scatter

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scatter

 [skat´er]
the diffusion or deviation of x-rays produced by a medium through which the rays pass.
back scatter backward diffusion of x-rays.
Miller-Keane Encyclopedia and Dictionary of Medicine, Nursing, and Allied Health, Seventh Edition. © 2003 by Saunders, an imprint of Elsevier, Inc. All rights reserved.

scat·ter

(skat'ĕr),
1. A change in direction of a photon or subatomic particle, as the result of a collision or interaction.
2. The secondary radiation resulting from the interaction of primary radiation with matter.
Farlex Partner Medical Dictionary © Farlex 2012

scat·ter

(skat'ĕr)
1. A change in direction of a photon or subatomic particle, as the result of a collision or interaction.
2. The secondary radiation resulting from the interaction of primary radiation with matter.
Medical Dictionary for the Health Professions and Nursing © Farlex 2012

scat·ter

(skat'ĕr)
1. Change in direction of a photon or subatomic particle due to collision or interaction.
2. Secondary radiation due to interaction of primary radiation with matter.
Medical Dictionary for the Dental Professions © Farlex 2012
References in classic literature ?
Perhaps the food won't be scattered as badly as the people."
"I think they are together yet, and if you go softly, without making any noise, perhaps they won't scatter."
"Then let us find it," replied the Wizard, and so all got down on their hands and knees and began examining the scattered pieces.
A piece of his left knee is missing, having been lost years ago when he scattered himself too carelessly.
The Yellow Hen had sharp eyes and could put her head close to the various pieces that lay scattered around.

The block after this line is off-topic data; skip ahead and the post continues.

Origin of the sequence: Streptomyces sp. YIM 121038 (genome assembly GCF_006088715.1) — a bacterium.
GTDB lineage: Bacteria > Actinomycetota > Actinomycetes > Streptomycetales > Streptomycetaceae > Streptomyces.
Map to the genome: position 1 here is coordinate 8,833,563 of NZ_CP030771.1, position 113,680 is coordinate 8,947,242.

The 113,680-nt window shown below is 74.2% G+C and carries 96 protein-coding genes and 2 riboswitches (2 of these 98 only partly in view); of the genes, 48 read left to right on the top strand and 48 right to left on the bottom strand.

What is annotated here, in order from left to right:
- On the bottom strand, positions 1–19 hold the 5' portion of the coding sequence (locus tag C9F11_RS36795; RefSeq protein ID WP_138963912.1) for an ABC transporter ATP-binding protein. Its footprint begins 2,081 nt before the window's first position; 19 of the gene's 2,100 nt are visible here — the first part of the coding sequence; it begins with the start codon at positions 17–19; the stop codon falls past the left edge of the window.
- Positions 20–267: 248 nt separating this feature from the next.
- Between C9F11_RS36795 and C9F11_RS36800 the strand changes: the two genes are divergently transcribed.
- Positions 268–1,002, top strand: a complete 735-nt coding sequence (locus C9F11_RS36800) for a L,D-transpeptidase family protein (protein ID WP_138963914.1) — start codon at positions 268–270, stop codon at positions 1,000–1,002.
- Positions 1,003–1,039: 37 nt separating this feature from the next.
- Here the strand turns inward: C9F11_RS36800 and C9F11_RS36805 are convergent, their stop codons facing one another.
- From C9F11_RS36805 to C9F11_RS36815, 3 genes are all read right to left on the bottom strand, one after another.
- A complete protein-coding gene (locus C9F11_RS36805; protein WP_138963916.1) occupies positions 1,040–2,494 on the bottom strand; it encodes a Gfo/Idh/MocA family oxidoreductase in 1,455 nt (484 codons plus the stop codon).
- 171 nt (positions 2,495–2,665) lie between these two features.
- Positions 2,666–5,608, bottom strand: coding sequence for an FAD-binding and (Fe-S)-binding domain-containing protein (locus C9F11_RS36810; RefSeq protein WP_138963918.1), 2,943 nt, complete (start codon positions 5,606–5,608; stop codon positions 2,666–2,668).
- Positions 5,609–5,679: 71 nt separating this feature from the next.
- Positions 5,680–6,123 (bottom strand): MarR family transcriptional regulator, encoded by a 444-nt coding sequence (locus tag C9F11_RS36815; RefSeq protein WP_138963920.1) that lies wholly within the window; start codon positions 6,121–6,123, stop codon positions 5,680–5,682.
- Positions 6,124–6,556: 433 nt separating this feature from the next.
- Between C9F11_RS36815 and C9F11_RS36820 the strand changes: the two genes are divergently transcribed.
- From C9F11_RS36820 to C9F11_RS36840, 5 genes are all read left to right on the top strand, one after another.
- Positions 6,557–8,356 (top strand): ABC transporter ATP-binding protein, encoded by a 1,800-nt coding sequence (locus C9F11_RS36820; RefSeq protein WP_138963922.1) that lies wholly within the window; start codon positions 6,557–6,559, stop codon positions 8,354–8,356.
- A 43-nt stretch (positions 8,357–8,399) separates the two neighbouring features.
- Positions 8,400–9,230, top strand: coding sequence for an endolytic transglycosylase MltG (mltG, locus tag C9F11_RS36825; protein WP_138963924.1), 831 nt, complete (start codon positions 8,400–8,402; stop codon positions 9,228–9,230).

"If we did, we'd leave these folks scattered," she returned, and this retort made everybody laugh good-naturedly.
"But I don't like to leave all these poor people scattered," said Dorothy, undecided what to do.
Discrete scattering models, for describing the response of a layer containing a random collection of discrete scatters (e.g., dielectric cylinders or disks), have also been developed (see, e.g., [52-56]).
In the case of Caviscat, the grit is fed via a funnel shaped trough on the scatter roll underneath, and an oscillating brush scatters the material through an oscillating sieve onto the moving web material.
Referring to Figure 1, consider that a plane wave impinges onto a dielectric rough surface which scatters waves up into the incident plane and down into the lower medium, with the electric and magnetic fields written as
There are also several strong scatters, whose powers are very high.
Close particle-particle contacts interfere with the mechanism by which [TiO.sub.2] scatters light, and, to the extent feasible, paint formulators should provide conditions that allow these particles to remain as far from one another as possible.